Newspaper article The Christian Science Monitor

Borders Bankruptcy: 200 Store Closings Point to the Rise of E-Books

Newspaper article The Christian Science Monitor

Borders Bankruptcy: 200 Store Closings Point to the Rise of E-Books

Article excerpt

Borders bankruptcy may not be a good sign for brick-and-mortar businesses, but the outlook for the written word is still good, some say. The Borders bankruptcy became official on Wednesday.

The news of the Borders bankruptcy Wednesday may send a shiver up the spine of those who love the feel and smell of a "real" paper book in their hands. But to the pros who make a living from book sales, it's just another sign of the new digital days that are transforming the industry of the printed word.

While the expected closing of some 200 Borders bookstores may indeed be a gloomy economic indicator for brick-and-mortar businesses, more than a few prognosticators say the outlook for the written word is still good.

People need to understand the role of bookstores in the book- business food chain, says Antoinette Kuritz, a literary development agent who directs the La Jolla Writers Conference of San Diego. "Bookstores are basically consignment shops. They put books on their shelves and only pay for those books when they actually sell through to a customer," she says. When it comes to physical books, she adds, "publishers have been taking a beating for years."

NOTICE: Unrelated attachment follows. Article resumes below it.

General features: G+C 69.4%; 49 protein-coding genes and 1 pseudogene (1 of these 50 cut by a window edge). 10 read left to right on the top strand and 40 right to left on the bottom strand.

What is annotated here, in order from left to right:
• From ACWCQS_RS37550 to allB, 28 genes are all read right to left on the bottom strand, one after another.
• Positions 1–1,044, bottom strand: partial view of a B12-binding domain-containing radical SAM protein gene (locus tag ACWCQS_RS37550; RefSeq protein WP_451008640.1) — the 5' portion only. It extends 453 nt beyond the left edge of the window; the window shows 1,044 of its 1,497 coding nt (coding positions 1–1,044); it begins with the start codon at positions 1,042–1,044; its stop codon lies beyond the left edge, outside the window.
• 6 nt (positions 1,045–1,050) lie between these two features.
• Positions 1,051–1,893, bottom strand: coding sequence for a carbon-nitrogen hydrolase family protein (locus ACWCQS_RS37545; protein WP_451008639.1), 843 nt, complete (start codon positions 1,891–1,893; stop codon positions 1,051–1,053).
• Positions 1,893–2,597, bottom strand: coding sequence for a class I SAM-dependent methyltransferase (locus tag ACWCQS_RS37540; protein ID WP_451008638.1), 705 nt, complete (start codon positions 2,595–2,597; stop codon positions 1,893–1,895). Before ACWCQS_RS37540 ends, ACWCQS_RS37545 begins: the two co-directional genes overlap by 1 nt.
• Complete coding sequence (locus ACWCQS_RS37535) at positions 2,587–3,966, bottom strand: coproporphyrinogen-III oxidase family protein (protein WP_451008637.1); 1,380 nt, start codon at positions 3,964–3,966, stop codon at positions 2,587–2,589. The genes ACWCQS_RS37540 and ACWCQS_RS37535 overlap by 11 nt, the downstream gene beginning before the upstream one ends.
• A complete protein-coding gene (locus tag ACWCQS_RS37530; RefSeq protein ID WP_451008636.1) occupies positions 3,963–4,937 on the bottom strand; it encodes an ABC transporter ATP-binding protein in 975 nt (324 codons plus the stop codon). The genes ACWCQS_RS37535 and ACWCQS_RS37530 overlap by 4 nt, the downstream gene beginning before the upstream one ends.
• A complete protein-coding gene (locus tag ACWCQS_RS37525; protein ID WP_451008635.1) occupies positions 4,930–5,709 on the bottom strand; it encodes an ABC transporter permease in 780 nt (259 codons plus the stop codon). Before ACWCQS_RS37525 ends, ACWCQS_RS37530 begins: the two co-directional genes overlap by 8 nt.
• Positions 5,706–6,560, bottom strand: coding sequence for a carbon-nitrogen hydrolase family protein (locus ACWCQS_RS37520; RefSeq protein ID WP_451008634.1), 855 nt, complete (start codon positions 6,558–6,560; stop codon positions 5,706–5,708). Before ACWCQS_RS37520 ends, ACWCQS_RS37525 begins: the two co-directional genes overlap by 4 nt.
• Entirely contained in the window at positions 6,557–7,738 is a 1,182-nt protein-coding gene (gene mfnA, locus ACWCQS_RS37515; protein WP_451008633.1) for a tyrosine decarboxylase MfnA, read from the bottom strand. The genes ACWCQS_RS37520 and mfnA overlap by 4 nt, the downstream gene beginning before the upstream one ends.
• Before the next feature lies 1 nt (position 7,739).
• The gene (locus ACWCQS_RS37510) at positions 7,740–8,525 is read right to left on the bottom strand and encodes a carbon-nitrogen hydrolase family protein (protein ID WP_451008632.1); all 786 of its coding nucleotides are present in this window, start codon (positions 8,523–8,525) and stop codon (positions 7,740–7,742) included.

The transition to e-books cannot happen fast enough for those looking to actually make money from publishing, she says. E-book sales jumped 164.4 percent in 2010, to $441.3 million, for the 14 publishers who report sales to the Association of American Publishers' monthly sales program.

Brick-and-mortar stores that go to where their customers are will be the survivors, says Scott Spiewak, CEO of Fresh Impact Public Relations in Seattle. He has focused on the book market for 14 years and says the biggest change for booksellers is understanding where their customers are. These days, he says, that is online or on a mobile device, whether that is an iPad, an e-reader such as a Kindle or a Nook, or a cellphone. …

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